The local yellowcake industry were shut down by MMS/SG and the VAtican who wanted to make India dependent upon the import lobby

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Re: India Nuclear News and Discussion 4 July 2011

Postby ramana » 12 Apr 2017 02:31

Thanks for putting this up, karma or wot..
Exactly twenty five years ago GWB's dad, GHB tightened the NSG rules that made it mandatory for countries to be a NPT member(NNW) if they wanted access to nuclear power technology.
The target of this was India, where a sustained campaign of broad sanctions, technology denials, sabotage, was lead first by the GHB administration followed more intensely by the WJC administration assisted by assorted non-proliferationistas, many of whom were sponsored by the PRC, who were intent on containing India
. The mantra of cap, roll-back, eliminate (CRE) and sign-up to the NPT was pushed by the US and China, both of whom were now in an overt, strategic nexus by 1996, even though both France and the PRC were still testing devices. The other participants in this campaign were Australia who rammed through the CTBT at the UN in 1996, and Japan who combined sanctimony and victimhood to intimidate India, thus by 1997, India had more technology denials and sanctions upon it than Iran, Iraq and Cuba.

Today, it is Westinghouse that faces a cap, roll-back and eliminate by its creditors, but there are ways for India to go ahead with this deal on a turn-key basis, and it is this - the NPT will have to accommodate India as a NWS, if the nuclear industry wants future access. Had the NSG not targeted India, it is possible that Westinghouse would have been in India much earlier.

The local yellowcake industry were shut down by MMS/SG and the VAtican who wanted to make India dependent upon the import lobby


Great post..

Now Toshiba the parent company of Westinghouse also says it will go under. Reports ~$6B loss for last quarter!!!!

http://money.cnn.com/2017/04/11/investi ... se-crisis/

....

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Re: India Nuclear News and Discussion 4 July 2011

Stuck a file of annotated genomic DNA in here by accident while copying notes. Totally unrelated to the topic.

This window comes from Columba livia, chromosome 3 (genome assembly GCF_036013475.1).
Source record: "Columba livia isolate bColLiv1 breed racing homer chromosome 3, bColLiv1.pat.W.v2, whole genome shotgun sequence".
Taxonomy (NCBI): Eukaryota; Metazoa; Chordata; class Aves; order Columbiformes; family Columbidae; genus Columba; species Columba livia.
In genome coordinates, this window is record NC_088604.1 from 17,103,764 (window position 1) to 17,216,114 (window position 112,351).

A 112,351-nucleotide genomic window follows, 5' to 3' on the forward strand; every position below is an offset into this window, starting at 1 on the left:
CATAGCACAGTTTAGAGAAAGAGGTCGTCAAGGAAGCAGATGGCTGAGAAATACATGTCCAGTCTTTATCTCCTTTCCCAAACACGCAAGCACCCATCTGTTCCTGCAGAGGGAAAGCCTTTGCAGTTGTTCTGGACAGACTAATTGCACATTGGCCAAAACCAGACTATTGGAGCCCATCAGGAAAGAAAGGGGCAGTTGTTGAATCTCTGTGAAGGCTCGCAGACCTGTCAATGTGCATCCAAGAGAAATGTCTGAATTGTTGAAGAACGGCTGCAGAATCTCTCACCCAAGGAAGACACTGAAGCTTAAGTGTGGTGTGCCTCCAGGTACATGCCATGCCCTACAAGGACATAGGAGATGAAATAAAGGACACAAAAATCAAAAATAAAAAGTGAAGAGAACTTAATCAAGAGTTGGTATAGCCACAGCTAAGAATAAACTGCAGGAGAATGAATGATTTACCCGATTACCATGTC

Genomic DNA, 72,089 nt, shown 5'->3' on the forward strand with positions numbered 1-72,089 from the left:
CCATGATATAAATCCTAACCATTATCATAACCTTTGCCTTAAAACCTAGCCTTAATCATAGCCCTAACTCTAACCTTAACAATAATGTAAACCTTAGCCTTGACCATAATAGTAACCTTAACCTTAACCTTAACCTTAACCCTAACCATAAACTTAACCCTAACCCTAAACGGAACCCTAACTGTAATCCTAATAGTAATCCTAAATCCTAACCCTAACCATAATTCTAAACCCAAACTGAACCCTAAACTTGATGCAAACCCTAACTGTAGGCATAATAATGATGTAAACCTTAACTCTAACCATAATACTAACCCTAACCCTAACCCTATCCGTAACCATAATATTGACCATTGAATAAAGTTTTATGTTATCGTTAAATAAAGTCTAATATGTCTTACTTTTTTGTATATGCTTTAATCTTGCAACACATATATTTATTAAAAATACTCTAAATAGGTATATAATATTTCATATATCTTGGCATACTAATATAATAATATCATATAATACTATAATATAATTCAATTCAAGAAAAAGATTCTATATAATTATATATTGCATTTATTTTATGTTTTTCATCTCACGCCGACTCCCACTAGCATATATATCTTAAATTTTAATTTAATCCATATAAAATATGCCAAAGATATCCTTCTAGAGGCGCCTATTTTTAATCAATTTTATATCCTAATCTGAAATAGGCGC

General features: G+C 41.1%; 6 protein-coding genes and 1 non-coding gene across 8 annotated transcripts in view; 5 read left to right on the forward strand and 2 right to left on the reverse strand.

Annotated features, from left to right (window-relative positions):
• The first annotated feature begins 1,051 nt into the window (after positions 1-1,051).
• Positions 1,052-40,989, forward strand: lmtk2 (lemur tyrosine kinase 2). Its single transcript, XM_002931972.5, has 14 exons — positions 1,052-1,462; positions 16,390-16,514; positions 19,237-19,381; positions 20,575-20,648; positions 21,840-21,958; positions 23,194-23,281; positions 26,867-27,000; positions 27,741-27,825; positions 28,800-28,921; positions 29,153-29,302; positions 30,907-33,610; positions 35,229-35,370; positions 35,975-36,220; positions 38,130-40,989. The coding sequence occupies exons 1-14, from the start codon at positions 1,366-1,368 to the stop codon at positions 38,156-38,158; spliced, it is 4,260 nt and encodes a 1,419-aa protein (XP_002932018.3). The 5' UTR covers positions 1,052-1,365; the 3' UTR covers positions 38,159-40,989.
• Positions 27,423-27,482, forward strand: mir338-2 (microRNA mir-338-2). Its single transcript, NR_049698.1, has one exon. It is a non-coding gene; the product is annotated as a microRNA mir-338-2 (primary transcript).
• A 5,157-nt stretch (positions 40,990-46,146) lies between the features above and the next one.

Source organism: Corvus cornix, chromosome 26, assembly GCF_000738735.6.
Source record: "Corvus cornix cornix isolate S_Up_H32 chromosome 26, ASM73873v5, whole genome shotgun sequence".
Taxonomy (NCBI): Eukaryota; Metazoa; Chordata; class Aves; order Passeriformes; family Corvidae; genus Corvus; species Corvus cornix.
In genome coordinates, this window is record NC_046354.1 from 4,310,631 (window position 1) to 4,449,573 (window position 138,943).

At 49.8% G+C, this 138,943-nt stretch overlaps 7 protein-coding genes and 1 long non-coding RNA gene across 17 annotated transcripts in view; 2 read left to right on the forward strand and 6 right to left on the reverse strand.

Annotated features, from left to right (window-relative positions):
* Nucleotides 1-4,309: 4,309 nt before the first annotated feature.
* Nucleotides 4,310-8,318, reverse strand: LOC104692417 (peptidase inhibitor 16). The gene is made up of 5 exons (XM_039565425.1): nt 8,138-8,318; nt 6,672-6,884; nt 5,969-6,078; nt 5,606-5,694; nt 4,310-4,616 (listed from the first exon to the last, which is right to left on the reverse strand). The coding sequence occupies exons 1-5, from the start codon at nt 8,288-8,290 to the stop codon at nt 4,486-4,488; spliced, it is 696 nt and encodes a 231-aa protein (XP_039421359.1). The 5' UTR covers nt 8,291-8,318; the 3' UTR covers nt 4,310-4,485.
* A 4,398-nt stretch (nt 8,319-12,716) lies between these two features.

Postby ramana » 12 Apr 2017 02:33

arshyam wrote:If it should have gone critical three years before, the pumps should have been made available, installed, tested much earlier. Puts it in squarely UPA territory. Not looking to score a political point, but MMS was reported to have slow things down to get the nuke deal. Who knows how much 'reverse pressure' was put by GoI itself on BARC/IGCAR in the hope of a few carrots from the US?



Lusting for foreign carrots while plenty of local gajar was available. In fact they poured weed killer over our nuclear gajar fields!

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Re: India Nuclear News and Discussion 4 July 2011

Postby Prem » 12 Apr 2017 05:26

ramana wrote:
Thanks for putting this up, karma or wot..[
Now Toshiba the parent company of Westinghouse also says it will go under. Reports ~$6B loss for last quarter!!!!http://money.cnn.com/2017/04/11/investing/toshiba-earnings-delisting-westinghouse-crisis/....


Signs of Qudarati Karmic Natija; From Hyde To Toshiba all fell pretty fast one by one whether the Villains in Massaland or Nippon Bhatija.

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Re: India Nuclear News and Discussion 4 July 2011

Postby ramana » 12 Apr 2017 05:46

Translate please!

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Re: India Nuclear News and Discussion 4 July 2011

Postby Shankk » 12 Apr 2017 06:15

ramana wrote:Lusting for foreign carrots while plenty of local gajar was available. In fact they poured weed killer over our nuclear gajar fields!


I understand the first part but what is the later part?

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Re: India Nuclear News and Discussion 4 July 2011

Postby Prem » 12 Apr 2017 07:23

ramana wrote:Translate please!

I was referring to the literally end game starting from Senator Hyde to Helm to Vanvas of NPAs to Toshiba . When SOKO won the Nuclear power plant bid in Emirate, it was very obvious that Japanese shenanigans produced SOKO as competitor and pretty much ruined any realistic revenue prospect and growth for WHouse. Strange that most of antagonistic forces trying to mess Indian Nuclear program are now either dead or gone irrelevant. Only Halfbright still warm like burnt coal.

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Re: India Nuclear News and Discussion 4 July 2011

Postby tandav » 12 Apr 2017 13:11

vasu raya wrote:http://www.rediff.com/news/special/whats-giving-indias-nuclear-scientists-jitters/20170319.htm